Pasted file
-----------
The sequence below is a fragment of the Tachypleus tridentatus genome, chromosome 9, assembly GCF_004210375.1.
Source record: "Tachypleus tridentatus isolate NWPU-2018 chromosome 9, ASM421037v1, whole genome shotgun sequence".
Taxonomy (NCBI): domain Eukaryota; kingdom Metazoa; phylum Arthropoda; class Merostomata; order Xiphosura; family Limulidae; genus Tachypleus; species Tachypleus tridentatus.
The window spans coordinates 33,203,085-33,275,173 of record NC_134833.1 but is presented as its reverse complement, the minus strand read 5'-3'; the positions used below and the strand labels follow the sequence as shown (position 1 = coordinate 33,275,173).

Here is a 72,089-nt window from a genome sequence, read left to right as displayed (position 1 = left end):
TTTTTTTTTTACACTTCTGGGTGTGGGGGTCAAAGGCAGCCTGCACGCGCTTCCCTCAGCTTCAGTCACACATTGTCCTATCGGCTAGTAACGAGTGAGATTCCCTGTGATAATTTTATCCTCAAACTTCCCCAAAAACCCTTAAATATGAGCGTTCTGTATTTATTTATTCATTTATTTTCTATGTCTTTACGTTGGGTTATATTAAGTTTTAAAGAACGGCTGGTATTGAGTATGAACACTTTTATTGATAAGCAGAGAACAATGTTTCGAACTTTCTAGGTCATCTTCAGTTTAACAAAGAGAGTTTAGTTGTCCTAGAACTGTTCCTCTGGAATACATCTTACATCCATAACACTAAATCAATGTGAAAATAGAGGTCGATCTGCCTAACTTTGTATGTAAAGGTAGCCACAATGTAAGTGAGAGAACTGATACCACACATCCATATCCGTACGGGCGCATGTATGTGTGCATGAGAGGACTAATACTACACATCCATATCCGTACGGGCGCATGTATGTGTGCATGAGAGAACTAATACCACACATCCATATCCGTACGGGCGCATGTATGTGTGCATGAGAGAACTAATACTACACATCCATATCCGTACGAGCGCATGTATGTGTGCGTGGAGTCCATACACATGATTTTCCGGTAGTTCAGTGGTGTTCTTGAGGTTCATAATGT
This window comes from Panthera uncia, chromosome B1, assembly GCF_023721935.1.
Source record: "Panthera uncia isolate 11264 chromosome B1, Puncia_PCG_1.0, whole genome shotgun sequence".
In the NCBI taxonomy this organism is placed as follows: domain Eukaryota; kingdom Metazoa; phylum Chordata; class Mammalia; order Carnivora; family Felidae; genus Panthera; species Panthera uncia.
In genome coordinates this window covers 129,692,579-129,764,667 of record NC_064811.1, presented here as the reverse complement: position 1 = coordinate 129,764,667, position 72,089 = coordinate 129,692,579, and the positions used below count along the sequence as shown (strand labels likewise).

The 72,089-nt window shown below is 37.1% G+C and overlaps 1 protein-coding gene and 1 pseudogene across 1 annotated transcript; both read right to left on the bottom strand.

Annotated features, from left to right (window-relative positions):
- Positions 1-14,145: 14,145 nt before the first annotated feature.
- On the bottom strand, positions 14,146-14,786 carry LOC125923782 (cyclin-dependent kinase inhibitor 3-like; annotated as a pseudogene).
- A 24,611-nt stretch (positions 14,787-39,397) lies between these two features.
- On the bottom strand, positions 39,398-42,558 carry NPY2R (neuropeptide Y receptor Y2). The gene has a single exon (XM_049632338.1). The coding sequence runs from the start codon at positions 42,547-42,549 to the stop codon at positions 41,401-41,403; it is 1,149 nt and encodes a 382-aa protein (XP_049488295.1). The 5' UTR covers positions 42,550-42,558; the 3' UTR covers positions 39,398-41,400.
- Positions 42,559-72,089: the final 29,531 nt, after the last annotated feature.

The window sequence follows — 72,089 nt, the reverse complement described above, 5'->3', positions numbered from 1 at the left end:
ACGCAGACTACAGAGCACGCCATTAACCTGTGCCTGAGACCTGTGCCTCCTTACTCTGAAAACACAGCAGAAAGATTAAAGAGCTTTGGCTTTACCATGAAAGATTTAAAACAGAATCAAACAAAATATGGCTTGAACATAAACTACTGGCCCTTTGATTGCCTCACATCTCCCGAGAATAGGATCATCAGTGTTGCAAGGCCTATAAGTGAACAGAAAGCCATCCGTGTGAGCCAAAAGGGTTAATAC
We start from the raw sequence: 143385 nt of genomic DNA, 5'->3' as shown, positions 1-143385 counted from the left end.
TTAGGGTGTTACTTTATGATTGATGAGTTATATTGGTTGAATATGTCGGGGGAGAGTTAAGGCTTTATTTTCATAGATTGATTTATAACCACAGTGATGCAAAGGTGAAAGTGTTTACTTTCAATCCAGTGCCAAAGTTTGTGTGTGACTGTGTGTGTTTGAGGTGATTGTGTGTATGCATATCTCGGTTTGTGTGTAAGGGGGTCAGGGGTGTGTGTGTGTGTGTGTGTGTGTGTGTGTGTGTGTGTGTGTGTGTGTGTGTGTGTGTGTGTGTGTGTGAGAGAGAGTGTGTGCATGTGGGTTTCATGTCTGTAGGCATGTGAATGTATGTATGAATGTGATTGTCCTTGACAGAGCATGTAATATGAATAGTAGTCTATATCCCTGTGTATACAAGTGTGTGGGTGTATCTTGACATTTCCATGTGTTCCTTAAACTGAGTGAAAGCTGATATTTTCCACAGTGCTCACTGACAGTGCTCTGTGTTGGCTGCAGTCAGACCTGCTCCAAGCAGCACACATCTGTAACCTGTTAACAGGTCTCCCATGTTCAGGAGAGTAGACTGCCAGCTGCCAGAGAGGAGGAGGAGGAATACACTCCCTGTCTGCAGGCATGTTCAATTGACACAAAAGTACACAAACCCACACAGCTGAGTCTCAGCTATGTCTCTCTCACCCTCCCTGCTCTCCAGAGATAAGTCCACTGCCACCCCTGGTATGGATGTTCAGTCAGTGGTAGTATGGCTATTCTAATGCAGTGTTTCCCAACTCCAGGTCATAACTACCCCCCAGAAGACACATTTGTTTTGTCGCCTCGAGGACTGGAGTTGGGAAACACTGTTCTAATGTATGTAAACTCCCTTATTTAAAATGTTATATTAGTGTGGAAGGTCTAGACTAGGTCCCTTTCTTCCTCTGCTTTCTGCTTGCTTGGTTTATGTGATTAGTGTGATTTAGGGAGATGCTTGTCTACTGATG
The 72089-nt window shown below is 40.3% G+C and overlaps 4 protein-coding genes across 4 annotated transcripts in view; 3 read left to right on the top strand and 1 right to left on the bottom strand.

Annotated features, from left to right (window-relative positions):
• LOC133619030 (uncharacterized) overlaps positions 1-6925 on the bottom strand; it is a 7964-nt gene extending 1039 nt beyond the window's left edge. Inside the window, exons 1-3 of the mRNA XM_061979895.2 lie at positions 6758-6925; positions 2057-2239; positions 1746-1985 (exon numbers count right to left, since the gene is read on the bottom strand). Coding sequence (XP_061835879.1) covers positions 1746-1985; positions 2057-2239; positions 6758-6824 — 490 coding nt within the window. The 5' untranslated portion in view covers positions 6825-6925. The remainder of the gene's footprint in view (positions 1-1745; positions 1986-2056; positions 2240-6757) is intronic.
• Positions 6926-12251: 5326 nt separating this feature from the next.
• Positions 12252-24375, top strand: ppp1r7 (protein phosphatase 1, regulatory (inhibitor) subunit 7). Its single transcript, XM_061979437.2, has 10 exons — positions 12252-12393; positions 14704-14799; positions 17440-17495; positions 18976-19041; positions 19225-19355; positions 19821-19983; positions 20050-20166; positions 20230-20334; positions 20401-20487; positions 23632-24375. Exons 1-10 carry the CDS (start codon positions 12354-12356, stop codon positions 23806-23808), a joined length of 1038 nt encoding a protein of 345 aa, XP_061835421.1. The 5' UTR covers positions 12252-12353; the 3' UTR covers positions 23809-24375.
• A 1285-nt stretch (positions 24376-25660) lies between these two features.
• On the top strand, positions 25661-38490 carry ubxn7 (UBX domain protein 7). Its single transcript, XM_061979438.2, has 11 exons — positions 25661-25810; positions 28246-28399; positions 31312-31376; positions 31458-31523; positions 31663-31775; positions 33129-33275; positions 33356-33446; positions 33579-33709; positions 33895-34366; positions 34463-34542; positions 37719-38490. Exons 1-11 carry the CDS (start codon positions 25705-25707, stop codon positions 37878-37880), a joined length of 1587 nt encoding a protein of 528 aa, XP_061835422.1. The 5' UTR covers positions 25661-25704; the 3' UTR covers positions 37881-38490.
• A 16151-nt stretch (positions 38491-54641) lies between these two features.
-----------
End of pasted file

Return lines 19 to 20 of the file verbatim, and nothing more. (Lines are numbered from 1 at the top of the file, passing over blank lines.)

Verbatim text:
ACGCAGACTACAGAGCACGCCATTAACCTGTGCCTGAGACCTGTGCCTCCTTACTCTGAAAACACAGCAGAAAGATTAAAGAGCTTTGGCTTTACCATGAAAGATTTAAAACAGAATCAAACAAAATATGGCTTGAACATAAACTACTGGCCCTTTGATTGCCTCACATCTCCCGAGAATAGGATCATCAGTGTTGCAAGGCCTATAAGTGAACAGAAAGCCATCCGTGTGAGCCAAAAGGGTTAATAC
We start from the raw sequence: 143385 nt of genomic DNA, 5'->3' as shown, positions 1-143385 counted from the left end.